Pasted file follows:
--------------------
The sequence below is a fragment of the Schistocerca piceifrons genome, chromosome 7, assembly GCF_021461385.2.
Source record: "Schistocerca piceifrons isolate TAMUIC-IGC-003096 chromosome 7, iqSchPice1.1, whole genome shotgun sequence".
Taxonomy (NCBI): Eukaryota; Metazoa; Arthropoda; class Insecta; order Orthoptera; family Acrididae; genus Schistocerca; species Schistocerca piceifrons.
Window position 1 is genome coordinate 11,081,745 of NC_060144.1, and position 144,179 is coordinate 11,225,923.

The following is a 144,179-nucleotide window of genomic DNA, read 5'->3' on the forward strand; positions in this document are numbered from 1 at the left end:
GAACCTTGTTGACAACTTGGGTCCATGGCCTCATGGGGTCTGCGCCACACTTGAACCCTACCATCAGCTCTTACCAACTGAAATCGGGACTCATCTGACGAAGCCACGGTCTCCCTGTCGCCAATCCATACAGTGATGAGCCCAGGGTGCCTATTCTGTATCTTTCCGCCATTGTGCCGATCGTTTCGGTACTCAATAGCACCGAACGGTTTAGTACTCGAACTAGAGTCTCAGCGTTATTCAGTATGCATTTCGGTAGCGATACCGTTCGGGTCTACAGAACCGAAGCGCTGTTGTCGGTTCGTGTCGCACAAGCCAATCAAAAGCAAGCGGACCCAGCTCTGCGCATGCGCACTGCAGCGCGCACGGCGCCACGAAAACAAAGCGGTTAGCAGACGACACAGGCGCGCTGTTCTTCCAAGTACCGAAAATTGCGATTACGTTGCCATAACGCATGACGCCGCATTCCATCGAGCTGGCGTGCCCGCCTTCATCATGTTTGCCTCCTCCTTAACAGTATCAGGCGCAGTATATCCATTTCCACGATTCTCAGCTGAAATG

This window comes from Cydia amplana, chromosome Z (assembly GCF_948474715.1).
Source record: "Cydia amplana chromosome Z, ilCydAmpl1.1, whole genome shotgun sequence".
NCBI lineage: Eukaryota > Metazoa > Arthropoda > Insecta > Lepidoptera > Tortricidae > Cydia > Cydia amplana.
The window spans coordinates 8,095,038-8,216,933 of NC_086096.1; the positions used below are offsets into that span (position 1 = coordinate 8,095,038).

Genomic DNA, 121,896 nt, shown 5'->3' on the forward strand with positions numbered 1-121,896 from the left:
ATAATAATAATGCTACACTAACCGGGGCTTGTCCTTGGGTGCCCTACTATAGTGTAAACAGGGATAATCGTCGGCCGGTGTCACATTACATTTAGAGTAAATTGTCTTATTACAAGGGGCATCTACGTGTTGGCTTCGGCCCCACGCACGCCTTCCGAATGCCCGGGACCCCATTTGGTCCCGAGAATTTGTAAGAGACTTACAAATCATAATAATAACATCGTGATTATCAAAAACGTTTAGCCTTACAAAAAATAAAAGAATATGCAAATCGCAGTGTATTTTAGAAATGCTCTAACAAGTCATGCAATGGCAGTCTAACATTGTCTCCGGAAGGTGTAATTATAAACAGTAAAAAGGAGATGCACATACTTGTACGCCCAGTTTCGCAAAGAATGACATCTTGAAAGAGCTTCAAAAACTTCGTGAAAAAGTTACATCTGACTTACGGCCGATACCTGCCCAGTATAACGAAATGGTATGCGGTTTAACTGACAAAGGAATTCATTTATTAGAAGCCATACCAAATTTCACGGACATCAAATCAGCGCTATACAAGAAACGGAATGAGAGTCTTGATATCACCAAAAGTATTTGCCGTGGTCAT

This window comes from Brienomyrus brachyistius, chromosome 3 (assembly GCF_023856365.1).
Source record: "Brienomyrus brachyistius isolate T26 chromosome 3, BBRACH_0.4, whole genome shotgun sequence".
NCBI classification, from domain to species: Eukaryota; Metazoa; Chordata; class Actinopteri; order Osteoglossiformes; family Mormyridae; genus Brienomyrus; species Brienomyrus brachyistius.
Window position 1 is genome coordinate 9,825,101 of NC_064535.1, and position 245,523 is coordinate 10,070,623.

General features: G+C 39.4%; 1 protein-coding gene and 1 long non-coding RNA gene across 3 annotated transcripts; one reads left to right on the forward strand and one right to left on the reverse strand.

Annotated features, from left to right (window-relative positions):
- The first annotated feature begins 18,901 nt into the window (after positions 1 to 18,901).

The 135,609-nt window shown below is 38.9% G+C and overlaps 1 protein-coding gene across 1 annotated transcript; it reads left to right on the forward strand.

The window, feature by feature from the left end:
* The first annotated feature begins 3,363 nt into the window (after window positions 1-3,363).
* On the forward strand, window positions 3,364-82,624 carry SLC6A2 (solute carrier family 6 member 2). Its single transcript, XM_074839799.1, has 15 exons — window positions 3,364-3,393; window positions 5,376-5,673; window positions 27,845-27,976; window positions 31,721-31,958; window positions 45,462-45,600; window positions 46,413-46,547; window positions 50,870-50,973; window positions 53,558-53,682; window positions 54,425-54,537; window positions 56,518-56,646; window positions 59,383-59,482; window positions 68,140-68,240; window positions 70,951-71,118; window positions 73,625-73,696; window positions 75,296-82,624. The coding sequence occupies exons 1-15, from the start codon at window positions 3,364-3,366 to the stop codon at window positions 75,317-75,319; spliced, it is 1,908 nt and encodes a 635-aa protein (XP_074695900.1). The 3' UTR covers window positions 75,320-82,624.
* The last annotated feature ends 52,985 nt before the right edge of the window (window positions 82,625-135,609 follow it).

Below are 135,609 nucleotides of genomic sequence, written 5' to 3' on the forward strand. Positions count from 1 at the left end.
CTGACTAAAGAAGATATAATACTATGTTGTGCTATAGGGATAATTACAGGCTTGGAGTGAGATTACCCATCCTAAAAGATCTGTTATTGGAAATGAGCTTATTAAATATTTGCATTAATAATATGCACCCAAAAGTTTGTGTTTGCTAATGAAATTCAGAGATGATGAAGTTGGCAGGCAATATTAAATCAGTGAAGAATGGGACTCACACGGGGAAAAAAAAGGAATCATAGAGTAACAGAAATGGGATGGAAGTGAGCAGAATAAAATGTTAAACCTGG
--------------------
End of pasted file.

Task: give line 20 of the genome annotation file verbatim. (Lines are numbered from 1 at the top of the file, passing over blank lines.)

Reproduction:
The 135,609-nt window shown below is 38.9% G+C and overlaps 1 protein-coding gene across 1 annotated transcript; it reads left to right on the forward strand.